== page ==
Substack

Paid email newsletters made simple

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Substack makes it simple for a writer to start a paid or free newsletter. Writers get a CMS built for publishing email newsletters, integrated payments through Stripe, and a website that can host free and subscriber-only content.

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Reviews

 +2 reviews
  • Stowe Boydfuturist, researcher, imperfectionist
    Pros: 

    Easy to set up/use, responsive team

    Cons: 

    Single tier of subscriptions

    I've hosted workfutures.org on Substack, after experience with Patreon and Steady. A great experience so far, a month in.

    Stowe Boyd has used this product for one month.

Discussion

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Abadesi@abadesi · 👩🏽‍💻 Product Hunt | Hustle Crew | NTT
Thanks for hunting @katmanalac, this is a pretty neat innovation @hamishmckenzie I notice more and more entrepreneurs starting with a community first approach and tools like this help monetization happen quicker -- what led you to build this?
Hamish McKenzieMaker@hamishmckenzie
@katmanalac @abadesi Thanks! Basically, Chris and I were sad that social media incentive structures were increasingly encouraging content that stoked outrage and sensationalism, making it hard for people to have reasonable conversations with each other. We wanted to build something that provided a better way for writers to get paid, and for readers to have quality reading experiences. We love the idea that readers pay not so much for content but for relationships with the writers they love and the community around them.
Hamish McKenzieMaker@hamishmckenzie
We need to introduce ourselves! I'm Hamish McKenzie, a journalist who has wandered through a couple tech companies (Tesla, Kik). Chris was the technical co-founder of Kik. We're both fans of Ben Thompson's Stratechery newsletter, and we wondered what it would be like if it were easier for writers to do something like that. So now, instead of wrangling a bunch of different tools like Thompson did to start Stratechery, writers can just use Substack as a simple, all-in-one solution to do paid newsletters. At a time when social media has distorted the incentives for media, we think the Substack model offers a better way forward for writers and readers.
James Robinson@jalrobinson · Public Relations Manager, Credit Karma
Really awesome to see this take flight. A lot of great content taking life through Substack - huge fan already of Mixtape and the Second Arrangement. Great work @hamishmckenzie and @cjgbest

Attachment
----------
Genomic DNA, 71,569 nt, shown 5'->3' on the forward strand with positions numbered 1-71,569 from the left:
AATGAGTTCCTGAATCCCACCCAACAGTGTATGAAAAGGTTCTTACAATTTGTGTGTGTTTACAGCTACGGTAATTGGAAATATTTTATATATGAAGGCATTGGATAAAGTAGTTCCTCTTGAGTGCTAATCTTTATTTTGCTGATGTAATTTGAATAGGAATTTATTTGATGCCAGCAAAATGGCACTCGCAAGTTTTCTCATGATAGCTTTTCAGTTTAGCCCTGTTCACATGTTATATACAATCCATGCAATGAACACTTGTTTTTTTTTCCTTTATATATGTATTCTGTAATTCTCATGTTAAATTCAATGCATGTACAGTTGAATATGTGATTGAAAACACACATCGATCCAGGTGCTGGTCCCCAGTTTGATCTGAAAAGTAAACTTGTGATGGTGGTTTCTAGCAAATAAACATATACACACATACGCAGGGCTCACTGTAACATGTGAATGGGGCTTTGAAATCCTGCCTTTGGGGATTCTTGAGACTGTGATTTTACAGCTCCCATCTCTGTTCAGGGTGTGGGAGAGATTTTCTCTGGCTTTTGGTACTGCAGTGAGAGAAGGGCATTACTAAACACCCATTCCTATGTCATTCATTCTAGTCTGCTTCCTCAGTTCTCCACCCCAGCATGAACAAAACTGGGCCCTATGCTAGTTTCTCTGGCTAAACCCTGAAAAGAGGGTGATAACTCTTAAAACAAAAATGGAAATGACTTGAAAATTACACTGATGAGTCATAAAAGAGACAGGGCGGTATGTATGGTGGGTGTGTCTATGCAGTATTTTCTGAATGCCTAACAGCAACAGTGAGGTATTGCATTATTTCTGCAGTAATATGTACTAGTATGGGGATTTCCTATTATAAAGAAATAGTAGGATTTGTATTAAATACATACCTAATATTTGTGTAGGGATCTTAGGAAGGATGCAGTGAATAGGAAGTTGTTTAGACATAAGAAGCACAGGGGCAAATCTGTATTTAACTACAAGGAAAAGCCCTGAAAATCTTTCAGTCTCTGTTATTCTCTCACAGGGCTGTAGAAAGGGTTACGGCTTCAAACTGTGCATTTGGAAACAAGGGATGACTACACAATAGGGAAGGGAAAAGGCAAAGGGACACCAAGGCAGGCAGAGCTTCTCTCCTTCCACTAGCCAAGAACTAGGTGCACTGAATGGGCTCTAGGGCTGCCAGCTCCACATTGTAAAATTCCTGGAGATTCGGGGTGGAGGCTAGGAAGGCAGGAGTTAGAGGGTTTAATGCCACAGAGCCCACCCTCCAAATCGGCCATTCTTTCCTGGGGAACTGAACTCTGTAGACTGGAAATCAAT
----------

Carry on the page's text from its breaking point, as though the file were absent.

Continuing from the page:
Hamish McKenzieMaker@hamishmckenzie
@cjgbest @jalrobinson That's awesome to hear, James. We love Mixtape and The Second Arrangement, too. Long live Steely Dan!
Caleb Dismuke@jcd5816 · Creator of SAM-An investment newsletter
I have used Wordpress and other CMS systems for newsletters. Nothing compares to how simple it is too create and send content. I used to spend 20-40% of my time on back-end work that is now taken care of. Not to mention page load times are as fast as I've seen. Which is important when you are trying to get people to your website from Facebook and other social channels.
Taylor Pearson@taylorpearsonme · Author, TaylorPearson.me
Really cool project, excited to watch it develop! Curious what you guys are seeing in terms of at what point it makes sense for someone to launch a paid newsletter. I.e. Are there any metrics/rules of thumb for when it makes sense to switch from platform/audience/brand building with free content to adding a subscription model?
Hamish McKenzieMaker@hamishmckenzie
@taylorpearsonme So far there's no rule of thumb, but the one non-negotiable is that your free newsletter should have a hard core following of at least a few devotees who *love* it. If your niche is valuable enough, you don't need many people paying you, say, $10 a month for the finances to become really interesting. If you have several thousand free subscribers and open rates north of 40%, we think it's worth adding a paid element so that the readers who care most about you have an option to join a kind of insider's club. Most will be grateful for the opportunity to pay for the person/thing that is bringing such value to their lives.